The principle of subsidiarity is opposed to certain forms of centralization, bureaucratization, and welfare assistance and to the unjustified and excessive presence of the State in public mechanisms. “By intervening directly and depriving society of its responsibility, the Social Assistance State leads to a loss of human energies and an inordinate increase of public agencies, which are dominated more by bureaucratic ways of thinking than by concern for serving their clients, and which are accompanied by an enormous increase in spending”[400]. An absent or insufficient recognition of private initiative — in economic matters also — and the failure to recognize its public function, contribute to the undermining of the principle of subsidiarity, as monopolies do as well.

In order for the principle of subsidiarity to be put into practice there is a corresponding need for: respect and effective promotion of the human person and the family; ever greater appreciation of associations and intermediate organizations in their fundamental choices and in those that cannot be delegated to or exercised by others; the encouragement of private initiative so that every social entity remains at the service of the common good, each with its own distinctive characteristics; the presence of pluralism in society and due representation of its vital components; safeguarding human rights and the rights of minorities; bringing about bureaucratic and administrative decentralization; striking a balance between the public and private spheres, with the resulting recognition of the social function of the private sphere; appropriate methods for making citizens more responsible in actively “being a part” of the political and social reality of their country.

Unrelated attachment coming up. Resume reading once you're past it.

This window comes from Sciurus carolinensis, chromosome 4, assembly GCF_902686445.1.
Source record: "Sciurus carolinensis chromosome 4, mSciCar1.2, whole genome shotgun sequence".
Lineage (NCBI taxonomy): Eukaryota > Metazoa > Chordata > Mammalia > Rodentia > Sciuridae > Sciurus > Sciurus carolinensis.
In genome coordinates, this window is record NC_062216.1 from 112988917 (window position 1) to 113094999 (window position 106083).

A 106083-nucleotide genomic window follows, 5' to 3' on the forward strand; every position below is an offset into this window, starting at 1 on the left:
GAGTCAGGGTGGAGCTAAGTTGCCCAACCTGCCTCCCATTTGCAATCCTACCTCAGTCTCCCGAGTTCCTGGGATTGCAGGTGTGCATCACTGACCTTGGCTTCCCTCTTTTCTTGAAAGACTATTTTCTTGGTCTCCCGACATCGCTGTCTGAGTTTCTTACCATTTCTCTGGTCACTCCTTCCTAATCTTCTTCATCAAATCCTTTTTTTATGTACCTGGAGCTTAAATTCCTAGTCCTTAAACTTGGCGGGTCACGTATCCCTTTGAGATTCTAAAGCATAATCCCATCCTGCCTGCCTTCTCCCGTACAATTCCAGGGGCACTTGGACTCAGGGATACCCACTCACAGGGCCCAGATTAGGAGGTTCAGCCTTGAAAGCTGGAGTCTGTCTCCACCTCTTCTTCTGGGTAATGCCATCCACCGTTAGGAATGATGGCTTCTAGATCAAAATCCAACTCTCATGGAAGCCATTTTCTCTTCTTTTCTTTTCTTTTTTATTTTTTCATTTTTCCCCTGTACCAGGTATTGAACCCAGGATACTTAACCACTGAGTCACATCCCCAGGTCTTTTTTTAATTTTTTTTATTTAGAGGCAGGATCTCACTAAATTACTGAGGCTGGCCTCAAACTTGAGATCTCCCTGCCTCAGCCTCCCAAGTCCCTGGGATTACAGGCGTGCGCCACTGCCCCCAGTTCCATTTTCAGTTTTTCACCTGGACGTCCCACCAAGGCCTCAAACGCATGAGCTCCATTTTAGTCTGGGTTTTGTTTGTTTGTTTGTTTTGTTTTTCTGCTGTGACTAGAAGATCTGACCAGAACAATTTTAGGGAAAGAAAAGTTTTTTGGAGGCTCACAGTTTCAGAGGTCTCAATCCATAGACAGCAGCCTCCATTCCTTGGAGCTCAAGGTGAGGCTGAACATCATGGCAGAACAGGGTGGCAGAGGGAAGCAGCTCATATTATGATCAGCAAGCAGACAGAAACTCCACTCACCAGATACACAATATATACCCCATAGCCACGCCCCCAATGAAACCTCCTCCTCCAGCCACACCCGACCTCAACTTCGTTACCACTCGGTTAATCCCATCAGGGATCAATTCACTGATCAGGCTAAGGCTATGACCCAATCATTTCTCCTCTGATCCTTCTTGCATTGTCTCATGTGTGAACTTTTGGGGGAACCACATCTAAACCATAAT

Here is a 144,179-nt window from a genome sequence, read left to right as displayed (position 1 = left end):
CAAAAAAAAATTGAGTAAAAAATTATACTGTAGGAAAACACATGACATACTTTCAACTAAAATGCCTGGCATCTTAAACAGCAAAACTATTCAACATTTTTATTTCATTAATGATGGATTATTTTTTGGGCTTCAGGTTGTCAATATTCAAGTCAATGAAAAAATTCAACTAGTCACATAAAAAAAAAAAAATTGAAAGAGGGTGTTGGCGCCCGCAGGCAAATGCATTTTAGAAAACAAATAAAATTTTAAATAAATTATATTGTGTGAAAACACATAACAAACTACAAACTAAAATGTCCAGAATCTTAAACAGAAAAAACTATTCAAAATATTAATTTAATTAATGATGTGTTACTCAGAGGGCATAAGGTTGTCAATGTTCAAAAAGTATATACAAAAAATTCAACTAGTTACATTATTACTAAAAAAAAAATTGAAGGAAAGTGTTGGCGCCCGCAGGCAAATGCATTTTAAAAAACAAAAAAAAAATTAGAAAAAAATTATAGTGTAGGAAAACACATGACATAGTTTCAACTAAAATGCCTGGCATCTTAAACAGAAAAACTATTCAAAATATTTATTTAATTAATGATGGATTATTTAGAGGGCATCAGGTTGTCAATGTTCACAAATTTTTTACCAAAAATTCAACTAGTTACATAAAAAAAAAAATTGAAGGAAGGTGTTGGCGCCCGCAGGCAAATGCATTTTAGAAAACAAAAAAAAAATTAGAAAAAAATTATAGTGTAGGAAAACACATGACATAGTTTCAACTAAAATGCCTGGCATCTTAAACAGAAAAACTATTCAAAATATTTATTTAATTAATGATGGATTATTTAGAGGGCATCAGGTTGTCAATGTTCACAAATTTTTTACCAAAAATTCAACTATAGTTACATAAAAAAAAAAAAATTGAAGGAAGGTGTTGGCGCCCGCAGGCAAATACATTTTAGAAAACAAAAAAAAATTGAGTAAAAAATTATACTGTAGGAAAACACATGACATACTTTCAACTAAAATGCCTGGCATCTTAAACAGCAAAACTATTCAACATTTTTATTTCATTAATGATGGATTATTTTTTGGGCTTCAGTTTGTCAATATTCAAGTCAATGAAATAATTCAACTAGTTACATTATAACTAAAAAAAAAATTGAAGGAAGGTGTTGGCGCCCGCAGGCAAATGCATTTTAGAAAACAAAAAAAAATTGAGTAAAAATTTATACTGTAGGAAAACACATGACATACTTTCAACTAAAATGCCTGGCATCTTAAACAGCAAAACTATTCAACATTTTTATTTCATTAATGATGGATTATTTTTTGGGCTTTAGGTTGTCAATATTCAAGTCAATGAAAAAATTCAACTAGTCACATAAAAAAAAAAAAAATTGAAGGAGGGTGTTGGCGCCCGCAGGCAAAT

188. Various circumstances may make it advisable that the State step in to supply certain functions[401]. One may think, for example, of situations in which it is necessary for the State itself to stimulate the economy because it is impossible for civil society to support initiatives on its own. One may also envision the reality of serious social imbalance or injustice where only the intervention of the public authority can create conditions of greater equality, justice and peace. In light of the principle of subsidiarity, however, this institutional substitution must not continue any longer than is absolutely necessary, since justification for such intervention is found only in the exceptional nature of the situation. In any case, the common good correctly understood, the demands of which will never in any way be contrary to the defence and promotion of the primacy of the person and the way this is expressed in society, must remain the criteria for making decisions concerning the application of the principle of subsidiarity.

[395] Cf. Leo XIII, Encyclical Letter Rerum Novarum: Acta Leonis XIII, 11 (1892), 101-102, 123.

[396] Cf. Catechism of the Catholic Church, 1882.

[397] John Paul II, Encyclical Letter Sollicitudo Rei Socialis, 15: AAS 80 (1988), 529; cf. Pius XI, Encyclical Letter Quadragesimo Anno: AAS 23 (1931), 203; John XXIII, Encyclical Letter Mater et Magistra: AAS 53 (1961), 439; Second Vatican Ecumenical Council, Pastoral Constitution Gaudium et Spes, 65: AAS 58 (1966), 1086-1087; Congregation for the Doctrine of the Faith, Instruction Libertatis Conscientia, 73, 85-86: AAS 79 (1987), 586, 592-593; John Paul II, Encyclical Letter Centesimus Annus, 48: AAS 83 (1991), 852-854; Catechism of the Catholic Church, 1883-1885.

[398] Cf. John Paul II, Encyclical Letter Centesimus Annus, 49: AAS 83 (1991), 854-856; John Paul II, Encyclical Letter Sollicitudo Rei Socialis, 15: AAS 80 (1988), 528-530.

[399] Pius XI, Encyclical Letter Quadragesimo Anno: AAS 23 (1931), 203; cf. John Paul II, Encyclical Letter Centesimus Annus, 48: AAS 83 (1991), 852-854; Catechism of the Catholic Church, 1883.

[400] John Paul II, Encyclical Letter Centesimus Annus, 48: AAS 83 (1991), 854.

[401] Cf. John Paul II, Encyclical Letter Centesimus Annus, 48: AAS 83 (1991), 852-854.